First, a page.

Maybe you just had a poor quarter with your forecast not aligning to operations or business plans. Maybe there was a series of bad product launches, or you’re not getting the cross-functional collaboration you need. Maybe you went to an IBF conference came to the conclusion that S&OP would be a real competitive advantage for the company. Whatever the reason, something has triggered the need to implement a new S&OP process.

[This is the first in a 2-part series about setting up a new S&OP process. This first part focuses on the ‘People’ aspect. Stay tuned for part-2 which focuses on ‘Process’.]

Now comes the most difficult step in all S&OP/IBP journeys – the first one.

Where do we start? What elements comprise an effective process? How long will it take? Who should be involved? How do we get the right functions on board?

There is a plethora of questions you must answer before you start, and many variables that will shape your organization’s S&OP. In the immortal words from the cover of the Hitchhiker’s Guide to the Galaxy – don’t panic! The key is to build a process that responds to business needs and that works over time.

Keep in mind first:

S&OP is not a project or overnight activity; instead, it is driven by continuous incremental improvements where the goal is to keep getting better.

Start where you are and build for where you want to be, and never be satisfied with where you get. This is the S&OP journey and maturity process.

Now that we’ve those 2 guiding principles, we should take time before the first meeting even occurs to do as much as possible to set the process up for success. The start-up of a new S&OP process is similar to the start-up of a new organization in that success depends on groundwork being laid long before launch. In this preparation phase, the vision is defined and decisions are made regarding People, Process, and Technology.

Questions to be answered and activities in the initiation phase may include the following:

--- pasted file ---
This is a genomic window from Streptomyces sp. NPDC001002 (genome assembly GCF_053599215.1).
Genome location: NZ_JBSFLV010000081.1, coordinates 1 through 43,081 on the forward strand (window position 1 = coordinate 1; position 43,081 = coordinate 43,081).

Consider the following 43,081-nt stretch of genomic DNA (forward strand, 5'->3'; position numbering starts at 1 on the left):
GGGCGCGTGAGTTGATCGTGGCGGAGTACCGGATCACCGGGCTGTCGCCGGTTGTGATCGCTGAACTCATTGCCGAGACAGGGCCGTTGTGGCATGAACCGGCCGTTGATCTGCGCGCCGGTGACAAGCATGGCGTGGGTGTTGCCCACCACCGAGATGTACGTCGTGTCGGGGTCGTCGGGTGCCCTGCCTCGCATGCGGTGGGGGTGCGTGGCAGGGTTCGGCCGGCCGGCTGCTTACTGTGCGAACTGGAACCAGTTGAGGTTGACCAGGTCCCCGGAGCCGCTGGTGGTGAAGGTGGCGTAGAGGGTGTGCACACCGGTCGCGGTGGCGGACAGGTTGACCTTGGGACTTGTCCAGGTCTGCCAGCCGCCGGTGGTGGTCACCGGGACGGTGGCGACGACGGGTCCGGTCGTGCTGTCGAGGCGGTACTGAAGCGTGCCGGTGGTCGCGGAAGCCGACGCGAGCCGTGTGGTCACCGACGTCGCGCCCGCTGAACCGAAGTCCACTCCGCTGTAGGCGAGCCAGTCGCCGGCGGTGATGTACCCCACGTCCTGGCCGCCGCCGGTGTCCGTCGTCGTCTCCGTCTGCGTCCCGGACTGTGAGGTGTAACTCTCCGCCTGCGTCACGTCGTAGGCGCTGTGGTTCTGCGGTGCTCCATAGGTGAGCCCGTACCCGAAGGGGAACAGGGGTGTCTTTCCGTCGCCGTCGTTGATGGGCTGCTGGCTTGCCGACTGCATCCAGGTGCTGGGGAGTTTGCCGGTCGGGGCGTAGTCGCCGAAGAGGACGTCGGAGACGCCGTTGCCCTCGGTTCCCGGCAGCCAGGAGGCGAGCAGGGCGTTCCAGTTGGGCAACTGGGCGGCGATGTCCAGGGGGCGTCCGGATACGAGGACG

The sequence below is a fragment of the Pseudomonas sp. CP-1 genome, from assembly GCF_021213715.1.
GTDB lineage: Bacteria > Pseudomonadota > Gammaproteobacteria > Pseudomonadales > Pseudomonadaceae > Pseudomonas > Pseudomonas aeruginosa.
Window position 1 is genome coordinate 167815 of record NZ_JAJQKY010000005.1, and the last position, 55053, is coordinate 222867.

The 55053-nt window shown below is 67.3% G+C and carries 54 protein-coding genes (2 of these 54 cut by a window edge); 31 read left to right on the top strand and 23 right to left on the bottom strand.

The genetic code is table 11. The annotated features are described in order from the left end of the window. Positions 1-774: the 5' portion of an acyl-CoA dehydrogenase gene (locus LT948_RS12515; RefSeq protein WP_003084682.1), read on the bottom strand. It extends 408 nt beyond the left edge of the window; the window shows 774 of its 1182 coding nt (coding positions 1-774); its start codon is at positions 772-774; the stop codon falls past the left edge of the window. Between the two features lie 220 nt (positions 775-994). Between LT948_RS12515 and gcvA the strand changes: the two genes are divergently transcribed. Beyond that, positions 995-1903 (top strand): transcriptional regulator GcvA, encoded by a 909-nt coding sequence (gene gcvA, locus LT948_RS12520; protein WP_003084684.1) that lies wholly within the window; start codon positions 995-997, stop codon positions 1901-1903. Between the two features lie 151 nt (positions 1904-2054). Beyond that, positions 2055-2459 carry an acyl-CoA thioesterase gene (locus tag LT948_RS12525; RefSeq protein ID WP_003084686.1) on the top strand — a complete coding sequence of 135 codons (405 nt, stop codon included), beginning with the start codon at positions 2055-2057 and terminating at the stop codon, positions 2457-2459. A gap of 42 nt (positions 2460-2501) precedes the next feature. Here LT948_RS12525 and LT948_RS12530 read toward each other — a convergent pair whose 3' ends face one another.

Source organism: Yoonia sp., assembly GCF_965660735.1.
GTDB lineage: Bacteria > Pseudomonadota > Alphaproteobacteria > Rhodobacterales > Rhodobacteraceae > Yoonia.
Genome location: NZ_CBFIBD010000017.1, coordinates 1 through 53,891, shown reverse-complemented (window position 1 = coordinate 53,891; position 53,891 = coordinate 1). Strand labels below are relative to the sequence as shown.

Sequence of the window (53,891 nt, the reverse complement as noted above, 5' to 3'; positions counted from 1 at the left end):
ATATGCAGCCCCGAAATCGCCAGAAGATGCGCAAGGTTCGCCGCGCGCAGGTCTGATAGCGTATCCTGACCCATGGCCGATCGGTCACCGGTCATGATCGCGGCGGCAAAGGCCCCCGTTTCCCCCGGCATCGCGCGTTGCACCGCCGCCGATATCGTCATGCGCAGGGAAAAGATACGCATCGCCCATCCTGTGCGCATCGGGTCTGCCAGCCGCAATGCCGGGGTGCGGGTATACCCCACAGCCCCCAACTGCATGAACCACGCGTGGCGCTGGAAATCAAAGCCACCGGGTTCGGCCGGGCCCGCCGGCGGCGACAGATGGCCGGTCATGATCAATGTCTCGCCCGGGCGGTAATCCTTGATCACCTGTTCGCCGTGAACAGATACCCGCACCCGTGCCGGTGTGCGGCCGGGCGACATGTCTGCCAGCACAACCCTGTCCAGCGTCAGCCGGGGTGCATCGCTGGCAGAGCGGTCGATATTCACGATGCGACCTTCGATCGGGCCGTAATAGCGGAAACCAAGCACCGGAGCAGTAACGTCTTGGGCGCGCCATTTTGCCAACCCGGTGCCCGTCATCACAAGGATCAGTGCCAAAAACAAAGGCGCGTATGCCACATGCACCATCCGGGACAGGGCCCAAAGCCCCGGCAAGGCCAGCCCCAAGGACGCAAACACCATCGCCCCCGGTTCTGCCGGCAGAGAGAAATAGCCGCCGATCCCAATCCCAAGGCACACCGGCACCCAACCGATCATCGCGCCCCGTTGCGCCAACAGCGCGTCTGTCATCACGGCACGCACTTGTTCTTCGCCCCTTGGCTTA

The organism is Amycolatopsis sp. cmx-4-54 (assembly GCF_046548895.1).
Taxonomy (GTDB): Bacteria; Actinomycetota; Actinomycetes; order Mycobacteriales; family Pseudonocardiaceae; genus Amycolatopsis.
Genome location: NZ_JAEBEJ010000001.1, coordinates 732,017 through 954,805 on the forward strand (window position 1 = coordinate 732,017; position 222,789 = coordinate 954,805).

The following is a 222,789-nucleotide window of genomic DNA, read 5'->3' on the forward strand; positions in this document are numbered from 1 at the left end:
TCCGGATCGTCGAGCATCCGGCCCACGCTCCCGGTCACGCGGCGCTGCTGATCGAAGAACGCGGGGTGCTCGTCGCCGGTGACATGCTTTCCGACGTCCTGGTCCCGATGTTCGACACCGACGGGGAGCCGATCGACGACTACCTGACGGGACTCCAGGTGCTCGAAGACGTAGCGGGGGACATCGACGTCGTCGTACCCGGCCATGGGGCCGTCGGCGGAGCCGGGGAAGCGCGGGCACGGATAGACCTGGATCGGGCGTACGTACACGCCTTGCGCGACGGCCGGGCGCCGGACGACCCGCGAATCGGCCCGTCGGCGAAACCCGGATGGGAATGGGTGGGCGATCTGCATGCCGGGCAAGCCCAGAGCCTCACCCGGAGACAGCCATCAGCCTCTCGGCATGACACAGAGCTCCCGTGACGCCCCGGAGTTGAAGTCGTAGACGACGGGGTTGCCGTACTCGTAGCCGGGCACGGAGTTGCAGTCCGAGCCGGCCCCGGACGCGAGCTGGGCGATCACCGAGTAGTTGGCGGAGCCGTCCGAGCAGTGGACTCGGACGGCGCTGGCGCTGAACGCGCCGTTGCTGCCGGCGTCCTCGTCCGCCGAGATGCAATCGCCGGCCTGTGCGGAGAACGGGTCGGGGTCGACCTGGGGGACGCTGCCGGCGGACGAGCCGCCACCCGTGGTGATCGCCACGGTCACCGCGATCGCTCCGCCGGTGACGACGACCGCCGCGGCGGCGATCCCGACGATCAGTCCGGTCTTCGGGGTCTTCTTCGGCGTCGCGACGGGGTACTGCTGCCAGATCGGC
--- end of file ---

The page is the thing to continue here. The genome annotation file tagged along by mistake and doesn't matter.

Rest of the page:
1. Find The Right Sponsor

The sponsor will be a senior executive in a corporation who is responsible for the success of the process. While he or she may not be involved in the day-to-day operations of the process design, they are the senior champion of the S&OP/IBP process and biggest cheerleader. This is the executive that the initial S&OP team may turn to for support and to help break down potential barriers. It is someone high up that has your back and may be able to authorize resources or garner additional support.

This person need not be your direct authority and I have seen many times this role filled by a leader from another function. The most important quality is that they believe in S&OP, are willing to assist in winning over stakeholders, can authorize decisions, and be an advocate for the process.

2. Appoint An Owner Of The Process

Ultimately, this person sets senior management expectations, leads the monthly S&OP planning process, manages conflict, and guides the S&OP teams toward success. Far too often I see someone with another role adding the responsibility of S&OP to their existing tasks. While this can work (I have been that person myself) it is far better to have a S&OP manager or owner solely dedicated to the process start-up.

This role has significant responsibility pertaining to communication, managing the process, diffusing conflict, and leading change management – all of this requires time and focus. With all this in mind you need “a” owner and person that drives the process forward without their time being split between another role.

Another reason for having a dedicated S&OP manager is that S&OP is a cross functional, end-to-end process and needs a liaison that bridges all departments without bring the bias of their function.

3. Decide Who Needs To Be Involved

The answer, paradoxically, is most likely “everyone and a select few”. S&OP done right will impact every function and change the way business decisions are made. Your core team on the other hand may not be that large, rather a strategic, cross-functional group. This core team may include Finance, Demand Planning, Operations, Commercial, and IT. Initially, try to keep the core team light but do not lose sight of everyone else that you may need buy in from or who will be impacted by the S&OP process.

4. Level Setting & Educating

Change management is one of the most important and overlooked parts of a new S&OP process. People are fine with change until what they do day-to-day is disrupted. S&OP touches everyone and it is always best to educate and elevate all participants. Training helps to get everyone talking the same language to and provides a foundation of knowledge to accelerate adoption and acceptance of a new process.

Training also helps with fears of the unknown and provides vison and direction for what you want to accomplish, further facilitating adoption. This may be a 3-day workshop or in-house training but the key thing is to reveal what S&OP means for the organization and individuals involved, and to instill best practices.